Ambassador Geoffrey R. Pyatt in Conversation with journalist Alexia Tasouli

Ambassador Geoffrey R. Pyatt in Conversation  with journalist Alexia Tasouli
Thessaloniki Summit; Hyatt Hotel
November 14, 2019

Ms. Tasouli:  It’s an honor for me to share in a discussion with the United States Ambassador Geoffrey Pyatt, who has proved his continued engagement with Thessaloniki not only with TIF last year, 2018, but in many other cases, he has set a new tempo for our bilateral relations. Welcome, Mr. Ambassador, again to the Thessaloniki Summit.

Ambassador Pyatt: Thank you.

Ms. Tasouli: Let me start by showing the audience two pictures from your recent visit in Alexandroupoli.  We can see you with the Minister of Defense and other partners from Hellenic Armed Forces.  And I would like to ask you first what’s the future of this important maritime asset.

Ambassador Pyatt:  Thank you, Alexia.  Let me start by saying what a thrill it is to be back at the Thessaloniki Summit.  This is my third participation.  So Thanos, I don’t know if I get a gold card or something now, but congratulations to you and Simeon for what this forum has become.

I also want to say, Alexia, in response to your question, more than three years ago in my very first meeting with Prime Minister Mitsotakis, at the end of our conversation he said to me, Ambassador, you Americans need to pay more attention to Northern Greece.  And I think if there’s one thing that everybody can agree on, it’s that the Americans have a much more visible presence in Northern Greece today than we did a few years ago.  And that reflects a strategic decision and priorities that the U.S. government has set from top to bottom.

Alexandroupoli is an important piece of that.  When I first went to Alexandroupoli in 2017, I found a city adrift.  The privatization of the port was uncertain.  The Chamber of Commerce had just signed a Memorandum of Cooperation with the illegal Russian-occupation government in Crimea.  And there was generally a sense of people not really understanding where they fit, but there was also a sense that they had a big neighbor very close to the east.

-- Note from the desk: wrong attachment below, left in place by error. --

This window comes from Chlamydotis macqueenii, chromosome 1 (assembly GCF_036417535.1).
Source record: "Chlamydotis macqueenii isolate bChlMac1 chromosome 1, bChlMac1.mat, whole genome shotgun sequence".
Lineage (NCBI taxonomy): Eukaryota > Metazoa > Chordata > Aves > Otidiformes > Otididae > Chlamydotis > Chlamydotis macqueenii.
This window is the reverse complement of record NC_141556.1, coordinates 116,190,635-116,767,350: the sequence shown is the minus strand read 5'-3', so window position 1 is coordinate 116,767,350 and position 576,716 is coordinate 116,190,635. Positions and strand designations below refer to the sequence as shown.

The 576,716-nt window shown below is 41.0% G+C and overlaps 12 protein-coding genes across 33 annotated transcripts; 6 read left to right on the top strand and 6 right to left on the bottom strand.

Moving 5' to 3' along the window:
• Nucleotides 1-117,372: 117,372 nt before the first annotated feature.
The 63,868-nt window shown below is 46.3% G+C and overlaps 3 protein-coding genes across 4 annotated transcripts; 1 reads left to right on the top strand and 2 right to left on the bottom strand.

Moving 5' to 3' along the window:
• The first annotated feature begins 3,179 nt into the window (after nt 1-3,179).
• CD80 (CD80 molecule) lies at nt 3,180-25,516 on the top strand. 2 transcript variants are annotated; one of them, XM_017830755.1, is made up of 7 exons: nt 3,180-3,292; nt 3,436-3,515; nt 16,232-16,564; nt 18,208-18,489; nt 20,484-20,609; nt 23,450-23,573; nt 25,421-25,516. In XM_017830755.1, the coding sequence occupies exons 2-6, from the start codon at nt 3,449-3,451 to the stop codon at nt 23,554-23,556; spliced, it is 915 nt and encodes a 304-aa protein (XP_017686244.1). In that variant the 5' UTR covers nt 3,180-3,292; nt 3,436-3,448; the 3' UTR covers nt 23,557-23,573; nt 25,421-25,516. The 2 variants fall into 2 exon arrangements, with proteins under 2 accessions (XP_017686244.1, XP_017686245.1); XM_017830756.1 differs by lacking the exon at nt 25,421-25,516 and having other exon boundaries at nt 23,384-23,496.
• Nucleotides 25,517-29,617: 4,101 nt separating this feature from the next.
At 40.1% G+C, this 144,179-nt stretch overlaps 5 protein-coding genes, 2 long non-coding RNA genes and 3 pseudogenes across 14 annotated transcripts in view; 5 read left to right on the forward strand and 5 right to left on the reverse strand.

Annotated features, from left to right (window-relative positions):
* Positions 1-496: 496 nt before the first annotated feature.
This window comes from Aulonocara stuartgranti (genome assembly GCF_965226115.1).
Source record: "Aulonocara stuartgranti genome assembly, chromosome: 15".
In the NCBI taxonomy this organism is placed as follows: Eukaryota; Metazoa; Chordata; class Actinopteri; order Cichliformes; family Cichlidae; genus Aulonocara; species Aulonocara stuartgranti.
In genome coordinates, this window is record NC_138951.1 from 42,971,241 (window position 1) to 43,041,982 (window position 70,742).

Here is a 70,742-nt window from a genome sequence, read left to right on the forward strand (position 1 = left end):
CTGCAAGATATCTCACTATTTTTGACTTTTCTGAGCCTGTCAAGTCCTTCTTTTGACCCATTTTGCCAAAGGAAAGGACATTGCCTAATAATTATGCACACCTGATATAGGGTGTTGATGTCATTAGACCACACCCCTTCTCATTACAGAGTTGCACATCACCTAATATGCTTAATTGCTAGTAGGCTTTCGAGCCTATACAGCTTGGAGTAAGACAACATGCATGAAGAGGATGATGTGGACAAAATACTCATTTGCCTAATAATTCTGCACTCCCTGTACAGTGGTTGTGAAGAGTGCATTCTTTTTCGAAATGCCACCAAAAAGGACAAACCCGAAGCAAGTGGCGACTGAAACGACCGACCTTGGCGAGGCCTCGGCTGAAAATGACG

So we have made a strategic focus on Alexandroupoli.  There are three big elements of that focus.  One of the real bright spots of U.S.-Greece relations over the past few years has been our cooperation on energy issues.  Greece, I would argue, has done more than any other EU member state perhaps with the exception of Poland to advance the transatlantic agenda of European energy security over the past three years.  A lot of that success is focused around Macedonia and Thrace.  So you’ve got the TAP pipeline, and one of the great privileges that I had as U.S. Ambassador a few years ago was to get the TAP pipeline under construction.  You can’t see it anymore because it’s all buried and everything is restored, but it was a fabulously impressive undertaking — the largest single foreign investment of the crisis decade.  And it is a piece of infrastructure which next year will transform the European energy market because it will be the first new infrastructure to come on-line in Europe specifically to bring non-Russian gas to European consumers.  So a very, very big deal.

You add that to two other big projects.  One is the IGB pipeline. I think it’s very important that Prime Minister Borissov will be here in Thessaloniki tonight.  I have a terrific new counterpart in Sofia, and Ambassador Mustafa was with Borissov just a few days ago at the launch of the construction of the IGB pipeline, and he made very clear that Bulgaria’s intention is to break free of the dependence on Gazprom that that country has today.  So IGB is a big part of this energy map.